Abarth claims that the 500’s latest platform – which is currently not shared with any of the sister Stellantis brands – gives the model a wider track, longer wheelbase and better weight distribution than the old combustion-powered 500s. The brand says that these gains and punchier acceleration figures help the 500e to lap its Balocco test track a second faster than its ICE predecessor.

The Abarth 500e has a selection of three driving modes. Turismo is meant for everyday driving, with reduced power and torque (132bhp and 230Nm) aimed at delivering a smoother experience.

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Scorpion Street, meanwhile, unleashes the powertrain’s full potential as well as maximising brake-energy recuperation for urban environments with frequent stops. Scorpion Track dials back the brake regen to focus purely on performance. Abarth says that single-pedal driving is possible in Turismo and Scorpion Street settings.

Battery and charging

The Abarth 500e uses the same battery as its Fiat sibling, at 42kWh; but range drops from 199 to 155 miles due to the increased motor output. However, the company has confirmed that its version will get the same maximum charging rate of 85kW DC. This will be able to deliver around 30 miles of range in five minutes, and take the car from near-empty to 80 per cent of capacity in a little over 30 minutes.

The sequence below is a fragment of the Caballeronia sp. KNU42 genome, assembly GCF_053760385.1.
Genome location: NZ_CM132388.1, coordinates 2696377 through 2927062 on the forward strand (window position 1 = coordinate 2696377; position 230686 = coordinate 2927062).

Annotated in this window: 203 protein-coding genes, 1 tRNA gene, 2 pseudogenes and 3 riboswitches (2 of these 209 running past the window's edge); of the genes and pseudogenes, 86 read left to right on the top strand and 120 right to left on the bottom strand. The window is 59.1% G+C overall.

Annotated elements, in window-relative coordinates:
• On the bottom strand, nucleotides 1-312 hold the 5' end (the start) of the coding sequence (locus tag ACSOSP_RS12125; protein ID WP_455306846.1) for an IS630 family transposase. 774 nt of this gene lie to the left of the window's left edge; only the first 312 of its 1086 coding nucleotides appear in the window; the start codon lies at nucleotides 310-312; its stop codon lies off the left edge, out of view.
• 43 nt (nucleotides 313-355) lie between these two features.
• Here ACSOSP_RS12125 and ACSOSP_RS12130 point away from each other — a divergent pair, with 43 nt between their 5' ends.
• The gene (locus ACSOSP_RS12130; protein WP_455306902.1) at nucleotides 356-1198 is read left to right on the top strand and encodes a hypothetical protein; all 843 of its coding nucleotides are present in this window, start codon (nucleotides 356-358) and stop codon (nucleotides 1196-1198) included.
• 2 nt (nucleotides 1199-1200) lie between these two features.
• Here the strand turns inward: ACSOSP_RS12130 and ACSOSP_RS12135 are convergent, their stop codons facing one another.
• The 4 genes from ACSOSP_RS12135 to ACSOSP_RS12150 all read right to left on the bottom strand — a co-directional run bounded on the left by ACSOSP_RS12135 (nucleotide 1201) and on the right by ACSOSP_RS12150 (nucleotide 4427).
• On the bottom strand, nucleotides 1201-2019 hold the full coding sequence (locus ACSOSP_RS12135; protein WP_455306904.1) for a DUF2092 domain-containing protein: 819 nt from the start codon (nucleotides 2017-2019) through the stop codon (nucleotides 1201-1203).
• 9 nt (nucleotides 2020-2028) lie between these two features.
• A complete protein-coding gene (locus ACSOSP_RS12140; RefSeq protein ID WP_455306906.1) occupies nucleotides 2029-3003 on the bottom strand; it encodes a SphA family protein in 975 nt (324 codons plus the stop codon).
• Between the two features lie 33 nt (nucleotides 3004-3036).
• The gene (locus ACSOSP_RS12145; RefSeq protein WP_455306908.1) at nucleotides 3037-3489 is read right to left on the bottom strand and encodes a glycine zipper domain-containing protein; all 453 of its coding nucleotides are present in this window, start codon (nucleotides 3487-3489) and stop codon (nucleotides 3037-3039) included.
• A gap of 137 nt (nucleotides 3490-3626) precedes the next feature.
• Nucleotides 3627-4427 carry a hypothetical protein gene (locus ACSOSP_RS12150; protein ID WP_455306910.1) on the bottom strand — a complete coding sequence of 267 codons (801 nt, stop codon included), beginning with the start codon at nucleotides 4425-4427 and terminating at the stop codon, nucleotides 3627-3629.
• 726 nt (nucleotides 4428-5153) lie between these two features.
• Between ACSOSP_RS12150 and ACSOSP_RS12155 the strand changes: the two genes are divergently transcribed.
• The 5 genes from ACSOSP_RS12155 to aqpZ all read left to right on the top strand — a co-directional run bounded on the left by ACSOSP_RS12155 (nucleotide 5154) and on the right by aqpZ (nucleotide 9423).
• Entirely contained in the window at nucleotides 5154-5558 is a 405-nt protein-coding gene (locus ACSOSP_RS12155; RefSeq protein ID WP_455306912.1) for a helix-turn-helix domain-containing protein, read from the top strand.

Future plans for Abarth

Speaking at the reveal, Fiat-Abarth chief Olivier Francois said his team was already trying to think of ways to ramp up the 500e’s performance and noise. “Everyone is already working to make this car even faster, even sportier, even louder,” he said.Francois ruled out the idea of Abarth building standalone models or any vehicles based on manufacturers from elsewhere in the parent Stellantis group. But he said that while Abarth will always have fewer models than Fiat, there remains scope for range expansion.

“All Fiat models can potentially have an Abarth,” he said, “but it will not make sense for all of them. I’m not going to build an Abarth version of the [seven-seat MPV] Doblo, for example. But in Europe, Abarth always had a lot of success when tied to the 500. The 500 is like that and other models around the 500 galaxy could be like that.”

That’s a likely reference to a forthcoming larger version of the existing all-electric 500 - potentially a zero-emissions take on the 500X baby SUV, as highlighted by Auto Express earlier this year. Francois stated that he “could easily have made an Abarth version” of the existing petrol 500X, and that one had been drawn up.

Now read our list of the best electric cars...

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Senior news reporter

A keen petrol-head, Alastair Crooks has a degree in journalism and worked as a car salesman for a variety of manufacturers before joining Auto Express in Spring 2019 as a Content Editor. Now, as our senior news reporter, his daily duties involve tracking down the latest news and writing reviews.